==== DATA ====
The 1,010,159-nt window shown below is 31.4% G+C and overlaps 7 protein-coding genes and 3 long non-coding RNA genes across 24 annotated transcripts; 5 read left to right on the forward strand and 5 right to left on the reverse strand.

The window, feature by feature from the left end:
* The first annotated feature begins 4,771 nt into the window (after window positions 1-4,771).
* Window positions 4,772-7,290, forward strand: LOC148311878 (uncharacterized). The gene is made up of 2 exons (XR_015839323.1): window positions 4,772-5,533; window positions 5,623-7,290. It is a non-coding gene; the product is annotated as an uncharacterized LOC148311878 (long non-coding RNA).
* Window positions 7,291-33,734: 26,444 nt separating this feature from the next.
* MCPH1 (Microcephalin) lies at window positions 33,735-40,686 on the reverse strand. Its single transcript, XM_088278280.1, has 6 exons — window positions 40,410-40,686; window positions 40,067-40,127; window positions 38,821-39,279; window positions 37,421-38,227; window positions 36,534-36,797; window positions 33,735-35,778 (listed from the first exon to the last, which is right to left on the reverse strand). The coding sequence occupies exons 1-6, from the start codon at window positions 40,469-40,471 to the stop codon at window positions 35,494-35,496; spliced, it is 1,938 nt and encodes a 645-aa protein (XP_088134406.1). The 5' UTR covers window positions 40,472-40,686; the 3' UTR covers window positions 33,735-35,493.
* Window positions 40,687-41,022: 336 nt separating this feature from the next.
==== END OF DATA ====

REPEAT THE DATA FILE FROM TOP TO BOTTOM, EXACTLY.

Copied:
The 1,010,159-nt window shown below is 31.4% G+C and overlaps 7 protein-coding genes and 3 long non-coding RNA genes across 24 annotated transcripts; 5 read left to right on the forward strand and 5 right to left on the reverse strand.

The window, feature by feature from the left end:
* The first annotated feature begins 4,771 nt into the window (after window positions 1-4,771).
* Window positions 4,772-7,290, forward strand: LOC148311878 (uncharacterized). The gene is made up of 2 exons (XR_015839323.1): window positions 4,772-5,533; window positions 5,623-7,290. It is a non-coding gene; the product is annotated as an uncharacterized LOC148311878 (long non-coding RNA).
* Window positions 7,291-33,734: 26,444 nt separating this feature from the next.
* MCPH1 (Microcephalin) lies at window positions 33,735-40,686 on the reverse strand. Its single transcript, XM_088278280.1, has 6 exons — window positions 40,410-40,686; window positions 40,067-40,127; window positions 38,821-39,279; window positions 37,421-38,227; window positions 36,534-36,797; window positions 33,735-35,778 (listed from the first exon to the last, which is right to left on the reverse strand). The coding sequence occupies exons 1-6, from the start codon at window positions 40,469-40,471 to the stop codon at window positions 35,494-35,496; spliced, it is 1,938 nt and encodes a 645-aa protein (XP_088134406.1). The 5' UTR covers window positions 40,472-40,686; the 3' UTR covers window positions 33,735-35,493.
* Window positions 40,687-41,022: 336 nt separating this feature from the next.